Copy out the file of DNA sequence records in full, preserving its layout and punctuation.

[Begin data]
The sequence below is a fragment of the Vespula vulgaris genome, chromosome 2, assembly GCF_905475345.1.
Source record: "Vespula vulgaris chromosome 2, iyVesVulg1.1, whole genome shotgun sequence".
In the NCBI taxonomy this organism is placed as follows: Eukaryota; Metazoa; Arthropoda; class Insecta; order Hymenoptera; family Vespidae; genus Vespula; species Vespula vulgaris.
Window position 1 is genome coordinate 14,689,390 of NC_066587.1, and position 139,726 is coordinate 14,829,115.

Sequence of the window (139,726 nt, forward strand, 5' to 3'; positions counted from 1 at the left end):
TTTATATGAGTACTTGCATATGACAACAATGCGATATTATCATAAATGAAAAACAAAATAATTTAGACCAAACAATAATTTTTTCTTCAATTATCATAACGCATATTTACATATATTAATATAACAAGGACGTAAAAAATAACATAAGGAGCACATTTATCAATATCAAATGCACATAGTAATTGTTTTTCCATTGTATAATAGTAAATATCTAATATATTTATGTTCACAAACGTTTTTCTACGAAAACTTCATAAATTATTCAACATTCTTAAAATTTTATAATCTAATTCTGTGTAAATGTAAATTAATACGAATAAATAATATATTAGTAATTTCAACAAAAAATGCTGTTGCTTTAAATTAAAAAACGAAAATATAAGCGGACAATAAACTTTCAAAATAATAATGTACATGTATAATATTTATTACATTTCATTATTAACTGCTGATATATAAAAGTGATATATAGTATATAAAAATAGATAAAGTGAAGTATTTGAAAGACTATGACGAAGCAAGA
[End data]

The sequence below is a fragment of the Vespula vulgaris genome, chromosome 2, assembly GCF_905475345.1.
Source record: "Vespula vulgaris chromosome 2, iyVesVulg1.1, whole genome shotgun sequence".
In the NCBI taxonomy this organism is placed as follows: Eukaryota; Metazoa; Arthropoda; class Insecta; order Hymenoptera; family Vespidae; genus Vespula; species Vespula vulgaris.
Window position 1 is genome coordinate 14,689,390 of NC_066587.1, and position 139,726 is coordinate 14,829,115.

Sequence of the window (139,726 nt, forward strand, 5' to 3'; positions counted from 1 at the left end):
TTTATATGAGTACTTGCATATGACAACAATGCGATATTATCATAAATGAAAAACAAAATAATTTAGACCAAACAATAATTTTTTCTTCAATTATCATAACGCATATTTACATATATTAATATAACAAGGACGTAAAAAATAACATAAGGAGCACATTTATCAATATCAAATGCACATAGTAATTGTTTTTCCATTGTATAATAGTAAATATCTAATATATTTATGTTCACAAACGTTTTTCTACGAAAACTTCATAAATTATTCAACATTCTTAAAATTTTATAATCTAATTCTGTGTAAATGTAAATTAATACGAATAAATAATATATTAGTAATTTCAACAAAAAATGCTGTTGCTTTAAATTAAAAAACGAAAATATAAGCGGACAATAAACTTTCAAAATAATAATGTACATGTATAATATTTATTACATTTCATTATTAACTGCTGATATATAAAAGTGATATATAGTATATAAAAATAGATAAAGTGAAGTATTTGAAAGACTATGACGAAGCAAGA